Nour A. Munawar (University of Amsterdam)
NIT, Istanbul, Turkey
15 May 18:30
Destruction of cultural heritage has escalated in Syria and Iraq as the ongoing armed conflict has spread to ancient cities. The destruction in Syria and Iraq has deliberately targeted archaeological monuments dating from the prehistoric, Byzantine, Roman, and Islamic periods, with no distinction being made of the cultural, historical, and socio-economic significance of such sites. The violence of this conflict is not, or course, limited to the destruction of cultural property, and has first and foremost served to create a humanitarian catastrophe. More than 10 million people have left their homes and have been internally displaced or sought refuge in neighboring countries (Turkey, Jordan, and Lebanon). Others have made their way through the Mediterranean to reach northern Europe, stirring up political tensions and debates about the rights of migrants and refugees.
In this lecture, Nour A. Munawar will explore attitudes to cultural heritage among displaced peoples and refugees. The destruction and re-purposing of monuments in their former homelands, such as Daesh’s attempts to turn churches into mosques, are heavy-handed attempts to re-write history by erasing physical evidence. Nevertheless, she will suggest that a strong sense of identity and cultural heritage remains in the memories of the displaced. How can these memories be sustained? Can they be put to use to maintain identities through transnational networks? She argues that it is important that the local population is fully incorporated into the re-construction process when the war ends, and that they are given back the right to decide how their country should be re-built. This will be a complex process, however, and given the wide-spread dispersal of displaced people we will need to devise new ways to allow these war-survivors to provide evidence to future decision-makers and donors.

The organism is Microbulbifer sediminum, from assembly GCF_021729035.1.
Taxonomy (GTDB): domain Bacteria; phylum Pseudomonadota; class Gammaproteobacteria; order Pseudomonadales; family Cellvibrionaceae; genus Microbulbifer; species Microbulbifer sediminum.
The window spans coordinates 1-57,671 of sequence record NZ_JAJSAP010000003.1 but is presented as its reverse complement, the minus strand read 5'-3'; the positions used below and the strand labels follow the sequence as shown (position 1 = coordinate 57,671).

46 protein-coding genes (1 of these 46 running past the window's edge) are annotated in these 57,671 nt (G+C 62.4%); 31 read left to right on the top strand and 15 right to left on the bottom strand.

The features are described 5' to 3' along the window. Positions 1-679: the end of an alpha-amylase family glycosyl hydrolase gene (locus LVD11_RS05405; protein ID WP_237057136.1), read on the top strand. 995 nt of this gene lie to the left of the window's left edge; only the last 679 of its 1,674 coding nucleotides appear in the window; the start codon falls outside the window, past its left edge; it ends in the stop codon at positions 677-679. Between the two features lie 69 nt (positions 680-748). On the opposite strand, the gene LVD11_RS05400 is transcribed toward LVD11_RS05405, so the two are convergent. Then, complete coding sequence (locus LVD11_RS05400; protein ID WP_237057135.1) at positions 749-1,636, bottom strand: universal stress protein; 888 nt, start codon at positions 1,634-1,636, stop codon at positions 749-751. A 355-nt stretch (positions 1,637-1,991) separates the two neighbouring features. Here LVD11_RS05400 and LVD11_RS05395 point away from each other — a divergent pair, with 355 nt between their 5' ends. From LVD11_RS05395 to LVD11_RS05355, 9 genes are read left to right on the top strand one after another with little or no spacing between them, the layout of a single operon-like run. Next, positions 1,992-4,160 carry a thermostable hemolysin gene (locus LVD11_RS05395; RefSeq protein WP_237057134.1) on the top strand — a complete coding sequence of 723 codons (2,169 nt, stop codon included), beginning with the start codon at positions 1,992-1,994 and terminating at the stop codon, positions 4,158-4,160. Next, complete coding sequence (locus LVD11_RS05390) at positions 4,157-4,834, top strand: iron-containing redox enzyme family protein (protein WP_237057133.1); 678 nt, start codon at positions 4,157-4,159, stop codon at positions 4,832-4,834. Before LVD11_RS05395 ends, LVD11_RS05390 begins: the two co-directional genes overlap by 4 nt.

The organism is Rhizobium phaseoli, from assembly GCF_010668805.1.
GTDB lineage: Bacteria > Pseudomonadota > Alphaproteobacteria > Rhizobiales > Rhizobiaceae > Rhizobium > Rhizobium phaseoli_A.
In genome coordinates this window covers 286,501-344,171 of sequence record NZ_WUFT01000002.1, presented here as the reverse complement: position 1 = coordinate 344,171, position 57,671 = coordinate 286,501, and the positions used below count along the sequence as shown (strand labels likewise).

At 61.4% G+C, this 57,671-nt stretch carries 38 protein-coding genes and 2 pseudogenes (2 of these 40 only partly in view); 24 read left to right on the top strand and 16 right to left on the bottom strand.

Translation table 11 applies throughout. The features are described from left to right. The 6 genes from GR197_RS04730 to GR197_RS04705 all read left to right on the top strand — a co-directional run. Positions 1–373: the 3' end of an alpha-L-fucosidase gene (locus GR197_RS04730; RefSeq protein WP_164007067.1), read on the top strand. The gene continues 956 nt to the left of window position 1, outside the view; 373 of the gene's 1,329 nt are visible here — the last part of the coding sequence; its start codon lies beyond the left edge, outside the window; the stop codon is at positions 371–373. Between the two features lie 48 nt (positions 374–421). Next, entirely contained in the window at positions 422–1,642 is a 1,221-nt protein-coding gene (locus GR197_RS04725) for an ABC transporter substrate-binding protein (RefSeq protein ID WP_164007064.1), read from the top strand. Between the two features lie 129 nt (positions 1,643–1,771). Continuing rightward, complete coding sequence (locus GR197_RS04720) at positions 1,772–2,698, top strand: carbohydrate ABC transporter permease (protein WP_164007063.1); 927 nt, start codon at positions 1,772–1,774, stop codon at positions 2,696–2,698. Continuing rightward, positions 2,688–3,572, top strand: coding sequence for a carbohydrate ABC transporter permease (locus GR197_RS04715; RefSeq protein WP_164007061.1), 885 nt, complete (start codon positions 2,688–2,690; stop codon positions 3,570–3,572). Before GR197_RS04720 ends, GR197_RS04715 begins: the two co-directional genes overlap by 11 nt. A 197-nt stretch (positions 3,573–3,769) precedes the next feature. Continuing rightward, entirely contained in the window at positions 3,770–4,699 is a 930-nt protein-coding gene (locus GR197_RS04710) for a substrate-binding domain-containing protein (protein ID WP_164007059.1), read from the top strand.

Nour A. Munawar is a PhD researcher in Archaeology at the University of Amsterdam (UvA), Netherlands. Nour’s PhD project is about: The (Re)construction of Syrian and Iraqi Cultural Heritage in Post-Conflict Contexts. He is a UNESCO expert on Safeguarding Syrian Cultural Heritage and Member of The International Council on Monuments and Sites (ICOMOS-Nederland).
Image: Great Umayyad Mosque of Aleppo - December 2017 - Photo Credit Louay Dakhel